Commentary

The AI Takeover Can Wait; Humans Are Still Key To Agency Design, Intelligence

  • by , Op-Ed Contributor, January 22, 2018

There is little debate that there are huge benefits and risks to AI, both for agencies and their clients. Instead, industry discussions have now turned toward how to maintain the balance: embracing the day-to-day convenience machine intelligence can provide, while at the same time, walking the thin line of fear that society still feels for any kind of artificial intelligence. 

This unknown is the source of widespread industry debate, generating countless misconceptions along the way, the biggest of which is that AI is ready to replace humans to perform very complex tasks like UX or UI design. This is compounded by Adobe’s recent launch of numerous AI-driven design and development tools. However, agencies have nothing to worry about yet and there a few important reasons why.

AI today is properly known as narrow or ‘weak’ AI, in that it is designed to perform a narrow task, such as facial recognition, internet searches or driving a car. Until the state of AI evolves beyond weak AI, agency designers and developers not only play a critical role in how AI is being applied, but also in how AI can evolve as a field.  They are vital to determining not only the best way to apply the benefits of AI to day-to-day applications, but they also have the responsibility to apply moral standards to ensure the safety of the application of AI to our lives. Setting this moral standard is impossible without humans leading the charge.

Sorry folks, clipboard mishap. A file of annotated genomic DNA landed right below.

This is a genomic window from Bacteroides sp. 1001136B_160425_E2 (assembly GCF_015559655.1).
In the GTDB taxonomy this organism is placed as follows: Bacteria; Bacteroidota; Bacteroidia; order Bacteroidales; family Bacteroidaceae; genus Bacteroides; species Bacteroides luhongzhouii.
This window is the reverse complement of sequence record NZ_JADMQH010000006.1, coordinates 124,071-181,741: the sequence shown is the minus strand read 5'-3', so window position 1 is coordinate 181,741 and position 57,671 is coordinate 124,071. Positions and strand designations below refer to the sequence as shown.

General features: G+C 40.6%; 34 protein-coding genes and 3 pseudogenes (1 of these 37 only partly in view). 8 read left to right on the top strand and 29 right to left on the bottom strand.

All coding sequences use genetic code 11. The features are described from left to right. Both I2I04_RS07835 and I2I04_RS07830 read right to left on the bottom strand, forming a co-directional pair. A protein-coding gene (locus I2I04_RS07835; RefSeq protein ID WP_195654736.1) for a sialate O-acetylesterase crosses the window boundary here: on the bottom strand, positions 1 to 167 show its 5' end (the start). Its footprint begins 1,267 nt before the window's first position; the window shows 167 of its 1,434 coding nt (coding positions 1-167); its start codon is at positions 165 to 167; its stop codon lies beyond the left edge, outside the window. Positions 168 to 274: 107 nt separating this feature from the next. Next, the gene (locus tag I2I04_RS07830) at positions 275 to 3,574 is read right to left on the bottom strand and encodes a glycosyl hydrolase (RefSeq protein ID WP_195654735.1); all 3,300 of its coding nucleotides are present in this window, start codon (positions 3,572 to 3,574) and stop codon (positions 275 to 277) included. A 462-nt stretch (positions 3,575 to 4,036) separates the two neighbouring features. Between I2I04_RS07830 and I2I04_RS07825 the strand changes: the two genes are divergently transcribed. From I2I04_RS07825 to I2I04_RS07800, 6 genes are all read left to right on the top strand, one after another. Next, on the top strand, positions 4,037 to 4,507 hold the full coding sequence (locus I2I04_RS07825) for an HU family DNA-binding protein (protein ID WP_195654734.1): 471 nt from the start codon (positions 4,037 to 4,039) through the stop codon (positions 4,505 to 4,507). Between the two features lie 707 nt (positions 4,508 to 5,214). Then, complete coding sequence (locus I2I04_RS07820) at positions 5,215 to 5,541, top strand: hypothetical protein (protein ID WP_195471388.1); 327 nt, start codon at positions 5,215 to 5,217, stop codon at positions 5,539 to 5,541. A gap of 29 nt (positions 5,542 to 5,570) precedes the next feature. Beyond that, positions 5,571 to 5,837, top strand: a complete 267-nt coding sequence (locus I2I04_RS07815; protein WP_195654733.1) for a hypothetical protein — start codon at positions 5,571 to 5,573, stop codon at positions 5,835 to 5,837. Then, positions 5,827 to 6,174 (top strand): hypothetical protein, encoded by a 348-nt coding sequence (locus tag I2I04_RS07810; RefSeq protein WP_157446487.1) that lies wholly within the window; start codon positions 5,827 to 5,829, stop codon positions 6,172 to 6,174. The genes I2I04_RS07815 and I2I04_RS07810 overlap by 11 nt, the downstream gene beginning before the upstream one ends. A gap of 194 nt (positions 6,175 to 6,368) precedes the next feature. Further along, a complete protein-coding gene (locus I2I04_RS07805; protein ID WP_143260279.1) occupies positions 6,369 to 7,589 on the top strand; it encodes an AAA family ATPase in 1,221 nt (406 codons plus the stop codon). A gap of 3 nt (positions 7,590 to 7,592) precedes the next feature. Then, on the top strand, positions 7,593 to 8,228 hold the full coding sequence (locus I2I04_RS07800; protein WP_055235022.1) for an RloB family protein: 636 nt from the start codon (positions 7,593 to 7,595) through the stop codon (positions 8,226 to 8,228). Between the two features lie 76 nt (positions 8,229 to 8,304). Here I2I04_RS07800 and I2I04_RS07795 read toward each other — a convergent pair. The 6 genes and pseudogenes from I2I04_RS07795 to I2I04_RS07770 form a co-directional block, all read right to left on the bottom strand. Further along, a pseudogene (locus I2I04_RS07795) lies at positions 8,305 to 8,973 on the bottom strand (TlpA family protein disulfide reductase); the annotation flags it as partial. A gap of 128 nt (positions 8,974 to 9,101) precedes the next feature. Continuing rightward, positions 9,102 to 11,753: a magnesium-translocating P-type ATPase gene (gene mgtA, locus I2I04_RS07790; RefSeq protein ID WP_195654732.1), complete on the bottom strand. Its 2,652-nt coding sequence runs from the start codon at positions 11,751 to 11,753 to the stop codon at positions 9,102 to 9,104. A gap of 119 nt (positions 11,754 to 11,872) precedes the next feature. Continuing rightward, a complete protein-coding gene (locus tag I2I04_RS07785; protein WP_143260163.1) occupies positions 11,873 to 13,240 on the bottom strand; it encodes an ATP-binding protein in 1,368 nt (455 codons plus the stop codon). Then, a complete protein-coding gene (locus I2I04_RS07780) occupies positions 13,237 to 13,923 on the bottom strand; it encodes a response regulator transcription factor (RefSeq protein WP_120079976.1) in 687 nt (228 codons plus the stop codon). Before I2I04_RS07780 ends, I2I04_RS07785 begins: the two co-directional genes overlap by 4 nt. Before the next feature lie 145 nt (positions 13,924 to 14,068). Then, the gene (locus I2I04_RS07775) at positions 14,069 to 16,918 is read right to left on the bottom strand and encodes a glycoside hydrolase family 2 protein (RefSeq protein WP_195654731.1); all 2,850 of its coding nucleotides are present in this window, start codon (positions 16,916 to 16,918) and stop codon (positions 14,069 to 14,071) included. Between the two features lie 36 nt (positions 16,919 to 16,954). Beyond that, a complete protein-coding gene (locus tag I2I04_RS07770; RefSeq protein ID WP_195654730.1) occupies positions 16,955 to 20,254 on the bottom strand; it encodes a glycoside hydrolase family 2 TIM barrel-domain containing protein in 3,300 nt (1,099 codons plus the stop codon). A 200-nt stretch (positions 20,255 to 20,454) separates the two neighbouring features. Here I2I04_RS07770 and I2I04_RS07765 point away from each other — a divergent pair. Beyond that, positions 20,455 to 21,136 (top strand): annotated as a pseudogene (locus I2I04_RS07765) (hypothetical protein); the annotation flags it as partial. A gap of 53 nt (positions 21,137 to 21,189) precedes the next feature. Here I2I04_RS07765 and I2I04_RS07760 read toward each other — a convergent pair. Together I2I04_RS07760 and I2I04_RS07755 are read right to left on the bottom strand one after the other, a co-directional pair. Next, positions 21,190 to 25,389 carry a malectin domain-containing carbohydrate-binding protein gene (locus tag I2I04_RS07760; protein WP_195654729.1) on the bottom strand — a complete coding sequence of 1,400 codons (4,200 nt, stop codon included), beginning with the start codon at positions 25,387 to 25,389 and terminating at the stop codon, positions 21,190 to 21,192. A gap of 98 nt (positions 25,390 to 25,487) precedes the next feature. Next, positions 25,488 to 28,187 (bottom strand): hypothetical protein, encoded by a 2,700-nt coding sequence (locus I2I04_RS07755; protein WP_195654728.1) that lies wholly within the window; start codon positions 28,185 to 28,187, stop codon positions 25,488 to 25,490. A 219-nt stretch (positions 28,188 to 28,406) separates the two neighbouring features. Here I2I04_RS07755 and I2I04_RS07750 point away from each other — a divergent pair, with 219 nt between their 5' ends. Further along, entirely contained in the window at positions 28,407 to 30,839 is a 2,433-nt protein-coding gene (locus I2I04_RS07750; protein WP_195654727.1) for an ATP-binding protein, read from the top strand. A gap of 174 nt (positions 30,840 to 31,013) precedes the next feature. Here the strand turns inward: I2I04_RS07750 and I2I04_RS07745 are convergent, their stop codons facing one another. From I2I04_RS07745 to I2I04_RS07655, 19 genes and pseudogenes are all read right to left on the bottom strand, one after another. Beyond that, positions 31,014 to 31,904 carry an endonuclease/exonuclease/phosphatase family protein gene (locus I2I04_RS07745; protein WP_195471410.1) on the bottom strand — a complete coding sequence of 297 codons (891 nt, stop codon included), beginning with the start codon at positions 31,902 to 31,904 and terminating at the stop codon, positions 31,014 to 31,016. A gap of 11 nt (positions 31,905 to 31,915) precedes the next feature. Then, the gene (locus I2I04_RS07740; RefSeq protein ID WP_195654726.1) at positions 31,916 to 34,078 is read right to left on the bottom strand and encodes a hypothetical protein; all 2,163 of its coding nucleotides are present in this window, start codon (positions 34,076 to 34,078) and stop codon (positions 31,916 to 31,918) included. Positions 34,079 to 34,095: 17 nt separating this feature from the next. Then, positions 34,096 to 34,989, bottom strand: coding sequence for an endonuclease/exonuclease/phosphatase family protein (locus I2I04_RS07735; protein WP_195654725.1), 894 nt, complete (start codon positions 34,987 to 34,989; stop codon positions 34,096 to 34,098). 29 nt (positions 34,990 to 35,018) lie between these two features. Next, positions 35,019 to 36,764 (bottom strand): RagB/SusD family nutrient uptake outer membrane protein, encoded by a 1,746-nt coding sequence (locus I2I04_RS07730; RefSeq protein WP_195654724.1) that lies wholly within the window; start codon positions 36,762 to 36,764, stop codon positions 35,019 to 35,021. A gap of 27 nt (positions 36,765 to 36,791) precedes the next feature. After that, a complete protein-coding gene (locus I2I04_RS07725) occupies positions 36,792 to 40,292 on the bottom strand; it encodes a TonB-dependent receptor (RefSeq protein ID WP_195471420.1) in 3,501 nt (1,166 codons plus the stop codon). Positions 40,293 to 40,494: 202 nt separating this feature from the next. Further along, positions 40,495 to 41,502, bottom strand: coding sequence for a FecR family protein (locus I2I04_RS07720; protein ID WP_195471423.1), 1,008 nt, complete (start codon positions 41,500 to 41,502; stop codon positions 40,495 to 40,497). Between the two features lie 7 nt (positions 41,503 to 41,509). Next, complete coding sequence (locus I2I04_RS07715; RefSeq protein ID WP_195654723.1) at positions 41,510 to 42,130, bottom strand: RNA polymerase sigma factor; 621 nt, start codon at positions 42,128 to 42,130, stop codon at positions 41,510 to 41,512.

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The most powerful aspect of the current state of AI lies on its speed and efficiency in analyzing huge amount of data and provide some sort of intelligence, and the most logical part in which to integrate AI would be the initial research and learning phase of the overall UX/UI process. 

With the continued advancement of AI in designer and developer tools like Adobe Sensei, AI will be, and is already starting to be, naturally integrated into the overall production process of the UX/UI design regardless. This is a huge speed and productivity benefit for agencies and developers facing tighter timelines and smaller budgets. The seamless integration of AI can in turn lead to shorter design and development production timelines, which can result in lower costs for agencies and brands alike.

For many years, agencies have been the primary go-to partners for brands to execute marketing initiatives, but as more and more of these tech and software companies make claims of AI-driven marketing solutions, brands now have more choices than ever for a vendor in the marketplace. 

But agencies continue to offer much more value than AI’s ability to execute. In fact, many agencies have already started to position their business models to be more strategy-focused (thinking first), and have even partnered with AI-driven tech companies and leveraged their products to help them execute faster, and be more cost-effective for executions.

This solution could be a win-win-win situation for the brands, agencies and tech companies that are all adopting and leveraging a mix of AI and human intelligence.

While there is no doubt that AI provides speed, proper UX or UI design is a complex, human-intensive process that includes research, analysis, creativity, learning, validations and more.

Agencies should find a middle ground, leveraging AI appropriately to develop deep, collaborative relationships with brands and create the most impactful digital experiences for the end-users.  By being agile, nimble, and collaborative while leveraging multiple leading and proven methodologies and processes, agencies can ensure that though the debate may rage on and the issue is definitely worth paying attention to, the AI takeover will remain science fiction, at least for now.  

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